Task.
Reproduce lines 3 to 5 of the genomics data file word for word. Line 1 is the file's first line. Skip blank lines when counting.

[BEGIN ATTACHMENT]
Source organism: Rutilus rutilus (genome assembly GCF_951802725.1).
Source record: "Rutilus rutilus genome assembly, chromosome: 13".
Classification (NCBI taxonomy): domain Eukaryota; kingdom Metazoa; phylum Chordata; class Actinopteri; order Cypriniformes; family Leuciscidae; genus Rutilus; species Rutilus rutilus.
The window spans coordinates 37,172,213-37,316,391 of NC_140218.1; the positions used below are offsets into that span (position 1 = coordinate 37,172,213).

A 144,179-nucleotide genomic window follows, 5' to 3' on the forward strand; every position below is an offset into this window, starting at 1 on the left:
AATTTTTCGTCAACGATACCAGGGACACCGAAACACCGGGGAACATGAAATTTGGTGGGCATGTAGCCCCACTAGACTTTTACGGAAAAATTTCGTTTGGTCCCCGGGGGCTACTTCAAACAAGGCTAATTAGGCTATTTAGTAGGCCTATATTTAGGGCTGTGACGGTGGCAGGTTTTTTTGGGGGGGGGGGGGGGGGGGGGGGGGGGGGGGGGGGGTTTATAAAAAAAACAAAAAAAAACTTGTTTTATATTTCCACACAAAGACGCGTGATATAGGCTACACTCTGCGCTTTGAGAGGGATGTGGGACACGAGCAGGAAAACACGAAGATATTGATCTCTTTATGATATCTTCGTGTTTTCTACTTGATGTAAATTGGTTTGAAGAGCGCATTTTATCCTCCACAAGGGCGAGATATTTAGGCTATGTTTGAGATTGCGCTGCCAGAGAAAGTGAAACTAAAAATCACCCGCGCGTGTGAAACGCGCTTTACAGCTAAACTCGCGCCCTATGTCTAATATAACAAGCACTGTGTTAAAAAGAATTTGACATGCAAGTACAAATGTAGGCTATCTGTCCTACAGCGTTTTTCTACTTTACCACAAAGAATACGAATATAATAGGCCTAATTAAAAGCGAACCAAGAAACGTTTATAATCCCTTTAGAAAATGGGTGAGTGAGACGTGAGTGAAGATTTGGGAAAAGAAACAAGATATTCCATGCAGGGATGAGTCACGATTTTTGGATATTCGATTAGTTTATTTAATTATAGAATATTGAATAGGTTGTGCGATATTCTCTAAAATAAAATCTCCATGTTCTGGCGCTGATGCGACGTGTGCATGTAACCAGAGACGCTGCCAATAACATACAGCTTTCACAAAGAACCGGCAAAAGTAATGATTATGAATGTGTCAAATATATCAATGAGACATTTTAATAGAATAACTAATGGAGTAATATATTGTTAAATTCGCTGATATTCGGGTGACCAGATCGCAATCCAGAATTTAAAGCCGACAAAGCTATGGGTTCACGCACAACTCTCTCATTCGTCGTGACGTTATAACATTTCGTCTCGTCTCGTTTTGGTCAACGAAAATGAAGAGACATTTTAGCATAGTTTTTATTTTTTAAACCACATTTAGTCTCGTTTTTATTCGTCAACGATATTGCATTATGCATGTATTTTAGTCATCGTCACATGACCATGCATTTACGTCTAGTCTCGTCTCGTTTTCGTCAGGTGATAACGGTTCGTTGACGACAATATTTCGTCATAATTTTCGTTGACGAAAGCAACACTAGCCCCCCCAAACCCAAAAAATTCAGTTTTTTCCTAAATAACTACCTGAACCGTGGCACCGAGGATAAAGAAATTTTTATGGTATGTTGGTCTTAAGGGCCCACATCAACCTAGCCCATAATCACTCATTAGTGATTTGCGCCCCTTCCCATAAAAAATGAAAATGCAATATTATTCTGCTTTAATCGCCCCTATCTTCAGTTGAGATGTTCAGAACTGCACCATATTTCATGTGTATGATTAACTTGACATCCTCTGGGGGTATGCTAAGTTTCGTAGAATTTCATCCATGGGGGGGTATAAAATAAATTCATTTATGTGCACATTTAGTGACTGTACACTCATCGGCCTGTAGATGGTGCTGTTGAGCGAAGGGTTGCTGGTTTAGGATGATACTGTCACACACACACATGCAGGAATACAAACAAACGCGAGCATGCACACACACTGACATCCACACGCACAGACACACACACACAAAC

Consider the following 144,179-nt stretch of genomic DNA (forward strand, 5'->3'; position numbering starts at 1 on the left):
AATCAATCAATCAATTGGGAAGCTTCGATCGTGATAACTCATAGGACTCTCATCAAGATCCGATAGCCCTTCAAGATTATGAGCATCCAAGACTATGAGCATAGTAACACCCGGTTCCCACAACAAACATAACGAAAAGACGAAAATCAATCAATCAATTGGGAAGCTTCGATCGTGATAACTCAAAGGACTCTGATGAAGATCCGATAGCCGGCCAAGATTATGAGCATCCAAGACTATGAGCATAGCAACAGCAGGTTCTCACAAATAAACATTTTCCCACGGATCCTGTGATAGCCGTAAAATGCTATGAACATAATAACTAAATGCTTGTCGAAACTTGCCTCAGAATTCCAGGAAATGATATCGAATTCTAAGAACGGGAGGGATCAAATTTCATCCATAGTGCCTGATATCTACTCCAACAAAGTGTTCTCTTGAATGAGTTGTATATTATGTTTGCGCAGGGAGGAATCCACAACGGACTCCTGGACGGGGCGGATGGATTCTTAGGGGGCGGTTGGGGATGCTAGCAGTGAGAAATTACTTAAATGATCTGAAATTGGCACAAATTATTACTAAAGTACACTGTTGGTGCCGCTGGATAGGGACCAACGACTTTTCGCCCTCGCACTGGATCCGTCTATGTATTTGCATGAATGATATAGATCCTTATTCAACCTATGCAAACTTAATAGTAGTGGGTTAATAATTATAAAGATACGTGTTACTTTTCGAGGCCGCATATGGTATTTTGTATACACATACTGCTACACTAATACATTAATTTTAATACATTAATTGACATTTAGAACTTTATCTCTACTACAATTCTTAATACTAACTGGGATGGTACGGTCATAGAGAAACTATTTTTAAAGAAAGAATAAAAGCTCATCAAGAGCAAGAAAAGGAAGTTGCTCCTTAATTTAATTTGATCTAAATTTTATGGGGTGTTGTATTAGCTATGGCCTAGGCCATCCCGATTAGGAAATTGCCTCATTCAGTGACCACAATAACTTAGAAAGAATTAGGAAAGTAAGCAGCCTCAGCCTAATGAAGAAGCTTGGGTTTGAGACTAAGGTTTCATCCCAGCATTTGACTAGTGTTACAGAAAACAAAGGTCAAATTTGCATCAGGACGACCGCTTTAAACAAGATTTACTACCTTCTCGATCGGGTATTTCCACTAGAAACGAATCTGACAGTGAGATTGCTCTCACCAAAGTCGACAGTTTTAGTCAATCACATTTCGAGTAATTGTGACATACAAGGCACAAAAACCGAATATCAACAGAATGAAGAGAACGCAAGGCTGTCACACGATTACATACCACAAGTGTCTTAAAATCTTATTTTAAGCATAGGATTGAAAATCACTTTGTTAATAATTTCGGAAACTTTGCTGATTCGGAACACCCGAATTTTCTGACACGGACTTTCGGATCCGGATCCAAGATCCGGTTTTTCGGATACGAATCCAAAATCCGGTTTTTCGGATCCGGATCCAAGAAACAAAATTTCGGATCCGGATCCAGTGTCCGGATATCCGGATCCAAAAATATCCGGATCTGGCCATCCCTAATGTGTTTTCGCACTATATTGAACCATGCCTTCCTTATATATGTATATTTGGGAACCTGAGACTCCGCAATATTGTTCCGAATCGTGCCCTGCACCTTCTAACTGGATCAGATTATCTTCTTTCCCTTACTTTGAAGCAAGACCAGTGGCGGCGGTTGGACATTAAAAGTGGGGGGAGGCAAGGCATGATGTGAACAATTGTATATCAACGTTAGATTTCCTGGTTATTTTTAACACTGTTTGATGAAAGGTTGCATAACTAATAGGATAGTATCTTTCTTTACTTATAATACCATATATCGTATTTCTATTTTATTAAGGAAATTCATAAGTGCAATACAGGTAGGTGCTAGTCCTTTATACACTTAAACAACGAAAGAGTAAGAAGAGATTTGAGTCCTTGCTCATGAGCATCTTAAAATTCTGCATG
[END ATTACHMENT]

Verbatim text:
Classification (NCBI taxonomy): domain Eukaryota; kingdom Metazoa; phylum Chordata; class Actinopteri; order Cypriniformes; family Leuciscidae; genus Rutilus; species Rutilus rutilus.
The window spans coordinates 37,172,213-37,316,391 of NC_140218.1; the positions used below are offsets into that span (position 1 = coordinate 37,172,213).

A 144,179-nucleotide genomic window follows, 5' to 3' on the forward strand; every position below is an offset into this window, starting at 1 on the left: